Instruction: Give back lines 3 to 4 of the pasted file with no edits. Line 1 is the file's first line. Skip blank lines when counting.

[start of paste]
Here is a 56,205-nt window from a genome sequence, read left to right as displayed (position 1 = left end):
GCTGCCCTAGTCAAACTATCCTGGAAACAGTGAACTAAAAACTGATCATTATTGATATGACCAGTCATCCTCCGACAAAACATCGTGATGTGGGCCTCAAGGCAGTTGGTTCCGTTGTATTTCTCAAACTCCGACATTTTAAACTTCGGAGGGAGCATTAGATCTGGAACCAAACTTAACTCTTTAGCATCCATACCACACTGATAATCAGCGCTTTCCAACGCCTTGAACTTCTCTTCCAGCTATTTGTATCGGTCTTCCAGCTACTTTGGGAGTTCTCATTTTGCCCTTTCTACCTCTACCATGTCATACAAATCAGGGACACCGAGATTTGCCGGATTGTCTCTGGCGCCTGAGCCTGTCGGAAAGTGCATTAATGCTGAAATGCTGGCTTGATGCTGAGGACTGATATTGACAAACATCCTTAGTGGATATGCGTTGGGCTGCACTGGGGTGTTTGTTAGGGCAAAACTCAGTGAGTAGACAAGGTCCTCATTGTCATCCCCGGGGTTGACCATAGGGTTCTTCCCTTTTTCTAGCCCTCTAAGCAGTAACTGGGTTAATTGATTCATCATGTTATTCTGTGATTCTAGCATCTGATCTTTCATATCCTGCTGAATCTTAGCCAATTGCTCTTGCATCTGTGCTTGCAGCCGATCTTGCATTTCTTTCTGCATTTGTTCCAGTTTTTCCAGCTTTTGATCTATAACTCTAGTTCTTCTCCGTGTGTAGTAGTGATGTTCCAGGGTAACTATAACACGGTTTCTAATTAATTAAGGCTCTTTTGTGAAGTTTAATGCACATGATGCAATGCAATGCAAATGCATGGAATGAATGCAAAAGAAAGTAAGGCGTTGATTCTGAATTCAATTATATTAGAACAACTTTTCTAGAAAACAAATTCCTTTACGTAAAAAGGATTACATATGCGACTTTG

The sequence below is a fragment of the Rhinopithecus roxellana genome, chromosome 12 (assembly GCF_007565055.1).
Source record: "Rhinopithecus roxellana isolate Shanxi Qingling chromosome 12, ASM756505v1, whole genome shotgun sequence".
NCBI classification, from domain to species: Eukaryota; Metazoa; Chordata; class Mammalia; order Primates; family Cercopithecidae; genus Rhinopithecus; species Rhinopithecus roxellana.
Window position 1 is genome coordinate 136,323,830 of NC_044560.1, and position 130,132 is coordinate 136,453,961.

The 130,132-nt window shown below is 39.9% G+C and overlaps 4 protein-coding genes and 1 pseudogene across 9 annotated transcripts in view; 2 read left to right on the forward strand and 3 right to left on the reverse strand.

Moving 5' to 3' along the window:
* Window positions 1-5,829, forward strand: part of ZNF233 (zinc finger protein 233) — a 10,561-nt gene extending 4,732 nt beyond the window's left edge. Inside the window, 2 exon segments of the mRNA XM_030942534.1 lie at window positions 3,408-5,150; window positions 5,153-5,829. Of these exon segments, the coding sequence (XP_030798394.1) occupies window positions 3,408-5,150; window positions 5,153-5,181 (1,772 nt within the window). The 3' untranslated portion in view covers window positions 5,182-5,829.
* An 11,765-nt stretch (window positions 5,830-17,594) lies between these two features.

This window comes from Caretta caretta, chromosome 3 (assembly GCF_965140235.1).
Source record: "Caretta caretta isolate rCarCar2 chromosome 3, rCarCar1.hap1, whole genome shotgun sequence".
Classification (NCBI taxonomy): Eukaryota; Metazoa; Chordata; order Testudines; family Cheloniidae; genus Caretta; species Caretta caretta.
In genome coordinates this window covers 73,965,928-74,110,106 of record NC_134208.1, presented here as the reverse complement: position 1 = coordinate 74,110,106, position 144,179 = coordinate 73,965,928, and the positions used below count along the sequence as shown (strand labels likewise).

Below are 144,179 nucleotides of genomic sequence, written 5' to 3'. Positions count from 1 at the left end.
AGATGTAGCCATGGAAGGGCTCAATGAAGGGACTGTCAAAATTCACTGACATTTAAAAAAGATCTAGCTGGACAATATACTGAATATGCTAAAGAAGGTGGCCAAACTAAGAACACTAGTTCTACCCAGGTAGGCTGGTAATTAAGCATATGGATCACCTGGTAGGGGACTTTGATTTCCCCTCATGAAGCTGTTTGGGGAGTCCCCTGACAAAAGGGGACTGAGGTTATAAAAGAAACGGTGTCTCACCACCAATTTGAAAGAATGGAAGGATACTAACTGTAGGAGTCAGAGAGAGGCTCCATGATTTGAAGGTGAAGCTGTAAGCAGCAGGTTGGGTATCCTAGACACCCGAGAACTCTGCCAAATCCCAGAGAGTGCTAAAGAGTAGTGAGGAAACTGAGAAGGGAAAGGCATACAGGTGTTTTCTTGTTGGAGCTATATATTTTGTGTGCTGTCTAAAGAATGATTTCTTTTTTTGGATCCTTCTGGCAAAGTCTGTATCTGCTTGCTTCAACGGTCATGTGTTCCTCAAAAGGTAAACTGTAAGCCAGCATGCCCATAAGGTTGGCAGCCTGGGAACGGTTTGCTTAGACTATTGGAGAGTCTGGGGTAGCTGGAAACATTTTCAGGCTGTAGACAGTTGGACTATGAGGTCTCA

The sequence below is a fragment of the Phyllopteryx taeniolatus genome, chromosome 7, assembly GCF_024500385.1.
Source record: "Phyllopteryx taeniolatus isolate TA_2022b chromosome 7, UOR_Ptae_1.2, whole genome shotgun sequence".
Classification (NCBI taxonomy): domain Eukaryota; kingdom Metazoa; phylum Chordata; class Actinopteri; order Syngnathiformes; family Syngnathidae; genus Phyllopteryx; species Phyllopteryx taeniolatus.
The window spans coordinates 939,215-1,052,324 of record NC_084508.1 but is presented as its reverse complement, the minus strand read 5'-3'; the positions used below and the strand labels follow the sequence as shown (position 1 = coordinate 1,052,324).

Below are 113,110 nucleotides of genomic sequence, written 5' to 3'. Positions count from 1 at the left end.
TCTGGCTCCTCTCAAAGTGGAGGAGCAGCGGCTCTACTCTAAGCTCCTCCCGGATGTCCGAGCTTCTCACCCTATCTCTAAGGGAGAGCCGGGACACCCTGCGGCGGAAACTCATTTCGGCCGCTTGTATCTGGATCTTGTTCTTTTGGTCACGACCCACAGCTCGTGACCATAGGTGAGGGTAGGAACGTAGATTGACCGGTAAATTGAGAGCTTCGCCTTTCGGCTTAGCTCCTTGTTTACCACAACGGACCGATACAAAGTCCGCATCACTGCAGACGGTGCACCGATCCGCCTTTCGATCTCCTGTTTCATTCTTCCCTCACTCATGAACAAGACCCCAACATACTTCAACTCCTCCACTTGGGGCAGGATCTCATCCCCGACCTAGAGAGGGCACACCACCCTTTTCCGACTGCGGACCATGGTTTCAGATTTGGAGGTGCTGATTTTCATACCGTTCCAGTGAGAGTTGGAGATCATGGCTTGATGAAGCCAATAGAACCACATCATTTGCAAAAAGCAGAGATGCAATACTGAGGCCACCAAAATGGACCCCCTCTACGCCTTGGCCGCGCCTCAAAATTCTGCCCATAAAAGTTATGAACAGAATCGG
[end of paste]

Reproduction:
The sequence below is a fragment of the Rhinopithecus roxellana genome, chromosome 12 (assembly GCF_007565055.1).
Source record: "Rhinopithecus roxellana isolate Shanxi Qingling chromosome 12, ASM756505v1, whole genome shotgun sequence".